Hewish

Oh yes. Well, the 40s and 50s were enormous fun. No, no, they were tremendous. I mean, when the first redshifts came in, the discovery of Cygnus and so forth. That was a marvelous period. But we were still talking about colliding galaxies then – right up almost to the 1960s, people were talking about colliding galaxies. And we really didn’t know what was going on. I don’t think we were proper astrophysicists in any sense then. But the 60s, I think, were the Golden Age when the quasars really raised their heads. Molecular lines came after that but then there was this business of background radiation and pulsars. And those – one couldn’t really have kept that sort of excitement up. And I think, the late 60s and merging into the 70s and now almost into the 80s things sort of leveled off. It’s steady systematic work on all these different things that’s going on. And when you come to a conference, people aren’t jumping up and trying to turn the world up-side-down like they were in the early days.

Sullivan

Oh, yeah. Well, I’ve heard people – most of the people that were working in the late 40s say that that was an extremely exciting time.

Hewish

Oh, yes, it was.

Sullivan

Every time you build a new aerial you discover -

Hewish

Sure, that’s right, yes.

Sullivan

But are you arguing that the 40s were that way and the 50s not quite so much and the 60s really took off?

Hewish

There were sort of two phases. First of all, there was the wild surmise, you know, that the sky was full of these peculiar objects which were at large redshifts and never knew what they were. I mean, Cygnus type objects. But the phase then was to build bigger telescopes, get better positions and just really count them. There was all the excitement about cosmology and the first source counts. That was terribly exciting when the first source counts showed this wild divergence.

Sullivan

You said a wild surmise about the fact that most of these sources were extragalactic – what do you mean?

Hewish

Oh no, I’m sorry. No, I mean the first telescopes were showing radio sources everywhere and nobody knew what they were. And there were just one of a handful of identifications. The push in radio astronomy was to make bigger telescopes, more sensitive telescopes and get many more of them. To get better positions. There was no doubt what anybody ought to be doing. And it was just simply that.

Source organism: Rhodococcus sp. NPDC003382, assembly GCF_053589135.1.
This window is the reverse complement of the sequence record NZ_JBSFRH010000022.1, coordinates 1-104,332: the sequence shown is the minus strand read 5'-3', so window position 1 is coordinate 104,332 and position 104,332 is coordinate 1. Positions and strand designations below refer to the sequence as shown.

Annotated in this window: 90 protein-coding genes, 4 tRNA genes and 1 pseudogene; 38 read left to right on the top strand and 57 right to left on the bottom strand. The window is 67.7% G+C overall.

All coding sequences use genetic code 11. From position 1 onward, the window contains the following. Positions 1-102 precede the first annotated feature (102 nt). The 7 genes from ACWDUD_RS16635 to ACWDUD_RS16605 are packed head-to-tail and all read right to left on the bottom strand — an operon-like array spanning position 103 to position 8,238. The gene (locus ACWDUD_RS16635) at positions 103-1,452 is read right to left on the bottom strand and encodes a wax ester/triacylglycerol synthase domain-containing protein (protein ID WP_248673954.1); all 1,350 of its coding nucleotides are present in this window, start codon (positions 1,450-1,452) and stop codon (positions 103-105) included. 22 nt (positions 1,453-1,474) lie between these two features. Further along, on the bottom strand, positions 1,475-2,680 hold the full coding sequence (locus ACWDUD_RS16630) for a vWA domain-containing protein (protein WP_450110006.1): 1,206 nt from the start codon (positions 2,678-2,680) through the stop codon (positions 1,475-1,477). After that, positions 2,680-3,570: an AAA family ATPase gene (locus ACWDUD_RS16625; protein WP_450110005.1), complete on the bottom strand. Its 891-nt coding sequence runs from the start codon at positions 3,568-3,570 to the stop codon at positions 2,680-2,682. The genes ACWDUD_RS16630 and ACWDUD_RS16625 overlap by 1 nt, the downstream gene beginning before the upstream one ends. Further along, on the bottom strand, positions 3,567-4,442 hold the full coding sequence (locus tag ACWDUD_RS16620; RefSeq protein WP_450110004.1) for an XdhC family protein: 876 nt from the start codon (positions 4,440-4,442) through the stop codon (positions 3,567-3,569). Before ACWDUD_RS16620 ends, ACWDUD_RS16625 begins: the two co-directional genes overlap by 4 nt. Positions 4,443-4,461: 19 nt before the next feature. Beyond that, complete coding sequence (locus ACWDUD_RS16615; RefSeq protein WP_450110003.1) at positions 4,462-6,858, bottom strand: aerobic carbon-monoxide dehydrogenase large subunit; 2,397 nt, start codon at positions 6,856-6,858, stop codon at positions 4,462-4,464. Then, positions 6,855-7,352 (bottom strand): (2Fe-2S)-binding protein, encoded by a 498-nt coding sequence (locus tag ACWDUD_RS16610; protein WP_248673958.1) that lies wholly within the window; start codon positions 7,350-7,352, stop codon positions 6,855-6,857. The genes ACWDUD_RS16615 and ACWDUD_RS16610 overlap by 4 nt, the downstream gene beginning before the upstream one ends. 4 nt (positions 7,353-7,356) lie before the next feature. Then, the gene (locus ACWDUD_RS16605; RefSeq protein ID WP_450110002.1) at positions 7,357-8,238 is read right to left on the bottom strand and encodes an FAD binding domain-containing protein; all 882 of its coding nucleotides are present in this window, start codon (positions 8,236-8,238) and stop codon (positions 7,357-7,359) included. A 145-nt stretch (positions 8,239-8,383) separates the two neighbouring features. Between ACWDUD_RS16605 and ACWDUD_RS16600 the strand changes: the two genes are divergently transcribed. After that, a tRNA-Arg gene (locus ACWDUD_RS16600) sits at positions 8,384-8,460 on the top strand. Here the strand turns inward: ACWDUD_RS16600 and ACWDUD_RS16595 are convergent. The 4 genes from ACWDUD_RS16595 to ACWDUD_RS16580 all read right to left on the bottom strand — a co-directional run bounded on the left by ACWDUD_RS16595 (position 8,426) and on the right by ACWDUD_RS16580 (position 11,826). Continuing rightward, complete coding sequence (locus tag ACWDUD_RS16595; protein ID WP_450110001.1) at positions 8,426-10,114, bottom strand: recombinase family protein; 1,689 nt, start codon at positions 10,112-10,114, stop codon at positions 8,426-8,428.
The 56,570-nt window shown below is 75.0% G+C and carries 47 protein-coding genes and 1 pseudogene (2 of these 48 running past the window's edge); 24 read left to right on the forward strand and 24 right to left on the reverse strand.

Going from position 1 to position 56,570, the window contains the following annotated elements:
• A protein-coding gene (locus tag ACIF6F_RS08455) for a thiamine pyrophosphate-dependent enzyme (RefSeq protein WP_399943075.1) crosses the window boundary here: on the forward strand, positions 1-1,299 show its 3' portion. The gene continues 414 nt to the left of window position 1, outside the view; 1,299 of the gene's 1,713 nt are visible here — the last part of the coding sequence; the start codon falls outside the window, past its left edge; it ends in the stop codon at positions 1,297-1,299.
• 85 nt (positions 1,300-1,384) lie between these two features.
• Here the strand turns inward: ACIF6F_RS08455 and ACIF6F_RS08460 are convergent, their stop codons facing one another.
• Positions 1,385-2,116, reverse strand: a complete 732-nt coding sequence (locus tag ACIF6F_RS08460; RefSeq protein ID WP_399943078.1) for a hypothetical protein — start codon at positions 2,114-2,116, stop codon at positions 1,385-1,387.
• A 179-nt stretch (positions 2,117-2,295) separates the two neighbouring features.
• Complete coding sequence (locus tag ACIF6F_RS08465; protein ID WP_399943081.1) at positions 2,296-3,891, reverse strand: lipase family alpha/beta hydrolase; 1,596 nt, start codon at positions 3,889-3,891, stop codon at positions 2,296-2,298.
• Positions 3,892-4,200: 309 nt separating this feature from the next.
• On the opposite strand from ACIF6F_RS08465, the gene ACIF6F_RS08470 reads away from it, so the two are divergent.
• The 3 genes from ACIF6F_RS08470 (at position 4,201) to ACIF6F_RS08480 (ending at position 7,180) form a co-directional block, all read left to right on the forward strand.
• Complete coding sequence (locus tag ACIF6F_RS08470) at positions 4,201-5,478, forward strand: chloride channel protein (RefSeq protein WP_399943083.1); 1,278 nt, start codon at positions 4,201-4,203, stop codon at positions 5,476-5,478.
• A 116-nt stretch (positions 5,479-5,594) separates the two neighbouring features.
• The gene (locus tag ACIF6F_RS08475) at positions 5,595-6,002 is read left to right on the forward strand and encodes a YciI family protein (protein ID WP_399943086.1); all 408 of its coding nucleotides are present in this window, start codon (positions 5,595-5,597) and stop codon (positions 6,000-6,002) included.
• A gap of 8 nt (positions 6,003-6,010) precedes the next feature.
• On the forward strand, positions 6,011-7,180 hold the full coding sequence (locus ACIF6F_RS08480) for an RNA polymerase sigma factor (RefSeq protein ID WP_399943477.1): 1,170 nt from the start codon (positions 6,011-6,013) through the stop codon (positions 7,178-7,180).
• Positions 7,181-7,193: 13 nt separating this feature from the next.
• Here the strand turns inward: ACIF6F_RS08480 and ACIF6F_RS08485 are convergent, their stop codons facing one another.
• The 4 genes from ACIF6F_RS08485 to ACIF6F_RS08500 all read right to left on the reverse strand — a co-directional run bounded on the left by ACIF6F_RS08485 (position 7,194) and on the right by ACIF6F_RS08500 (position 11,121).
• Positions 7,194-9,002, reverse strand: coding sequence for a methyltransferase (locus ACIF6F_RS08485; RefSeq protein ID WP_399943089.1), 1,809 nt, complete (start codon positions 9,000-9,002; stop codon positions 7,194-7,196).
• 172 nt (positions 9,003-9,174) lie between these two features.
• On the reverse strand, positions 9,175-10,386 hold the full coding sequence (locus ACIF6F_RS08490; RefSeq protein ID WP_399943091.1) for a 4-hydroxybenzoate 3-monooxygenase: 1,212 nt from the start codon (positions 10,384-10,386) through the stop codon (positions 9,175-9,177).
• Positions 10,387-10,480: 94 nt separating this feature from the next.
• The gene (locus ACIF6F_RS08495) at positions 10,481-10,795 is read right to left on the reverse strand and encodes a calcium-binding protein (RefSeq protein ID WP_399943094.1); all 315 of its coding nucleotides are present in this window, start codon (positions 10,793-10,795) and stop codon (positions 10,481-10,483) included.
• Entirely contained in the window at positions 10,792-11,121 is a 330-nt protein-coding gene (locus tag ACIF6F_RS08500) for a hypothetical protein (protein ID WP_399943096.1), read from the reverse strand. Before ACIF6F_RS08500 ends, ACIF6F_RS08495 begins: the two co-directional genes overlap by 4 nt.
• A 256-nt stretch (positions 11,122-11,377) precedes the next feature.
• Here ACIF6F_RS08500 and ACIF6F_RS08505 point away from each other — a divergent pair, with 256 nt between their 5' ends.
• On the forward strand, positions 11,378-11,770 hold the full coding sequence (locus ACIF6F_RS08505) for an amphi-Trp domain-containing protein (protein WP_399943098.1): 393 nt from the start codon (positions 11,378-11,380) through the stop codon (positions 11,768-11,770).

Sullivan

I see. And it was a bit more of a drudgery sort of thing are you saying -

Hewish

When?

Sullivan

In the 50s, I mean, you just had to continue doing the same thing only try to do it better.

Hewish

No. The 50s were sort of in a sense consolidation – really establishing what some of these things were – these radio sources, careful position measurements that led to the discovery of Cygnus. And then the first systematic survey is the cosmological possibilities. The cosmological things were of course a tremendous excitement when we realized that source counts could tell you something about cosmology. But there was then the phase when it was realized that you had to have really rather more sophisticated techniques and synthesis came along and that took a time to get operational. But then with the synthesis on the one hand showing you all these wonderful double objects and the long baseline interferometry showing you some of these highly compact objects. The first discoveries of the first quasars and then the other things like the microwave background and pulsars and so on. That was a sort of second great boost of excitement. I mean, really it was exciting all the time.

Sullivan

But I see what you’re saying.

Hewish

But what I’m saying, it sort of goes in waves. I’m looking back to the mid-50s – it was all tremendously exciting then. But on a much more – in a sense – amateurish level.

(Interruption here)

Hewish

So it’s settled down now and people are going a steady systematic spade work. And you can’t expect it to be like it was.